Airbus (OTC:EADSY) on Monday unveiled three hydrogen-powered plane design concepts, part of the European aerospace giant's push to reduce aviation-related carbon emissions by the middle of the next decade.
Two of the three designs Airbus debuted are similar to existing models, including a turbofan design that could hold up to 200 passengers and travel upwards of 2,000 nautical miles and a turboprop capable of transporting up to 100 passengers less than 1,000 miles. Both would be powered by engines modified to run on liquid hydrogen.
A third design is a "blended-wing" concept that looks like a flying V, with wings that merge with the main body of the aircraft. The wide fuselage opens up different options for cabin layout and fuel storage, but it's also the most exotic design.
Airbus is pushing hydrogen as it looks to develop emission-free flying. The company is partially owned by the governments of France and Germany and has been under pressure from its owners and customers to find ways to let airlines to reduce emissions in the years to come.
Germany, for example, attempted to tie climate change targets to a COVID-19 bailout package proposed for Lufthansa.
"These concepts will help us explore and mature the design and layout of the world's first climate-neutral, zero-emission commercial aircraft, which we aim to put into service by 2035," Airbus CEO Guillaume Faury in a statement. "Together with the support from government and industrial partners we can rise up to this challenge to scale-up renewable energy and hydrogen for the sustainable future of the aviation industry."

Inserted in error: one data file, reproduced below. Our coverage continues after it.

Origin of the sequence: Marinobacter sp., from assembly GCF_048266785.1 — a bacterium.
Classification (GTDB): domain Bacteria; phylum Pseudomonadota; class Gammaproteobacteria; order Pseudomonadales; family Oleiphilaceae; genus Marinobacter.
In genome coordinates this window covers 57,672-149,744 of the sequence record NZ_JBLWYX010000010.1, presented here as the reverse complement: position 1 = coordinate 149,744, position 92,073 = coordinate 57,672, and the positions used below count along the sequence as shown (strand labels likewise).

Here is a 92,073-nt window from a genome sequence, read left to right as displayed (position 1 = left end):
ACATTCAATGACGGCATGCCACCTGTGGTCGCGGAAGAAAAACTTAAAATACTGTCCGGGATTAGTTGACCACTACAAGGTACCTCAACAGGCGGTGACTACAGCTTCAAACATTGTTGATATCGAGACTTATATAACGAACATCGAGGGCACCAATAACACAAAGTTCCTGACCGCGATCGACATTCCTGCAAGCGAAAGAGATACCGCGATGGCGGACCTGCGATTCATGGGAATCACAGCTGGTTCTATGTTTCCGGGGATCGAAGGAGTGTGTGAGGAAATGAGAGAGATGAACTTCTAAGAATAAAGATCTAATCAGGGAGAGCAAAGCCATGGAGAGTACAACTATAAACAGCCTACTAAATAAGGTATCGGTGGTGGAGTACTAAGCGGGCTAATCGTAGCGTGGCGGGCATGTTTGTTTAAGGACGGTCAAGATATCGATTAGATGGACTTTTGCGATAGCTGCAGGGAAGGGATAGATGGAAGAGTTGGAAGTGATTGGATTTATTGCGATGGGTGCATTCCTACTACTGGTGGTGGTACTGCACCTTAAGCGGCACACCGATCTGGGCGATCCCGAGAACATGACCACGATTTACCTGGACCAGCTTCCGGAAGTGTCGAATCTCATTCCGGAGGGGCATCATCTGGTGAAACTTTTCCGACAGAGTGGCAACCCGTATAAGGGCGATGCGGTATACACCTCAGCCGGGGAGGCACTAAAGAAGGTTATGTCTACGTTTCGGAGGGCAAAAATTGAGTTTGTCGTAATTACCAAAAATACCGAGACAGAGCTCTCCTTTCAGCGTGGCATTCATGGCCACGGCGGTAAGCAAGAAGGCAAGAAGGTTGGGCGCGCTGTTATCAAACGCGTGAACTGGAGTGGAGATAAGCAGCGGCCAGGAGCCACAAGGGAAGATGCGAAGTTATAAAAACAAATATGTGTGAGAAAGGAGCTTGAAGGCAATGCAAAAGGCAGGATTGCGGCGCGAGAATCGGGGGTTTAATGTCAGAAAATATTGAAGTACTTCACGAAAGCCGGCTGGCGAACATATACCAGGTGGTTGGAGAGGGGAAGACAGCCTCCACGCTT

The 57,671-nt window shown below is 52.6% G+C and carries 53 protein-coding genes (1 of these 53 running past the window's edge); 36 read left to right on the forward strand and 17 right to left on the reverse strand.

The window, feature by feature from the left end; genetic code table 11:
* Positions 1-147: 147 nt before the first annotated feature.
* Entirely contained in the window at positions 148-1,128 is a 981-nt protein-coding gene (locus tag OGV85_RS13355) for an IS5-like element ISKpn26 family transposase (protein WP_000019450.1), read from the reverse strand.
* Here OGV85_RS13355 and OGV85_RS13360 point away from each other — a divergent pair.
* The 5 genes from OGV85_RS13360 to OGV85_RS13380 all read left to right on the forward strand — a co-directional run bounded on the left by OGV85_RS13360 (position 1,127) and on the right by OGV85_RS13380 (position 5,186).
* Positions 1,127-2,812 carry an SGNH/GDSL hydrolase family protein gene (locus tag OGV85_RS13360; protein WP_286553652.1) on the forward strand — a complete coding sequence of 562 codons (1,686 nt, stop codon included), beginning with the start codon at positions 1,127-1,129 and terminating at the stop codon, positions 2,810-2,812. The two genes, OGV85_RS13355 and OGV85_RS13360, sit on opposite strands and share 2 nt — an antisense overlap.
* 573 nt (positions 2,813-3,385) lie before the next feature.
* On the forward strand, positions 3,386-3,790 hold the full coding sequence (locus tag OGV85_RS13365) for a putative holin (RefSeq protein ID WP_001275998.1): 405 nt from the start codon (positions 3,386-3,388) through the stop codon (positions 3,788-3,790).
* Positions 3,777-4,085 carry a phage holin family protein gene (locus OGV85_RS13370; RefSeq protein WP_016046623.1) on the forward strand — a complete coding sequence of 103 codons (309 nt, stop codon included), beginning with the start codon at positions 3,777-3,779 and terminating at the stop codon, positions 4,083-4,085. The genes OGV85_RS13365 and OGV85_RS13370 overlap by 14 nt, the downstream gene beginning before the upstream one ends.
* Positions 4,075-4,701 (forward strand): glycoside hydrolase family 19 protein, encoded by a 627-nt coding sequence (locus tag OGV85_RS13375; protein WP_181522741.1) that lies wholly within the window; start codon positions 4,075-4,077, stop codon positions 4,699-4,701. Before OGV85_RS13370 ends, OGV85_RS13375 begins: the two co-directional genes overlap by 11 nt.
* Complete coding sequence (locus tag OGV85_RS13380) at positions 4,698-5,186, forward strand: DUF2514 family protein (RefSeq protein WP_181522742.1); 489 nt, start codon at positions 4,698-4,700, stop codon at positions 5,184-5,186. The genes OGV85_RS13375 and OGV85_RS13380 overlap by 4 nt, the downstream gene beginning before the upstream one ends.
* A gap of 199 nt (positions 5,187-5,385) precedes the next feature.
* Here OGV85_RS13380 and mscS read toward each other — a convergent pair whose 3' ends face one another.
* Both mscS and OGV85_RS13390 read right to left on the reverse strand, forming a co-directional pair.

Boeing (NYSE:BA) has also been exploring ways to reduce emissions, introducing an ecoDemonstrator program that uses a series of specially modified aircraft to test technologies that can improve fuel efficiency and reduce noise. But the company has other issues to deal with right now, including getting the grounded 737 Max airborne.
Airbus is embracing hydrogen over other options because it believes hydrogen has the fewest compromises. Electric planes for example require heavy batteries, which limits their range and usability.
But even if the company is ready to produce hydrogen-powered planes by 2035 there is a lot of other work that needs to get done before they fly, including the build out of hydrogen transport and refueling infrastructure.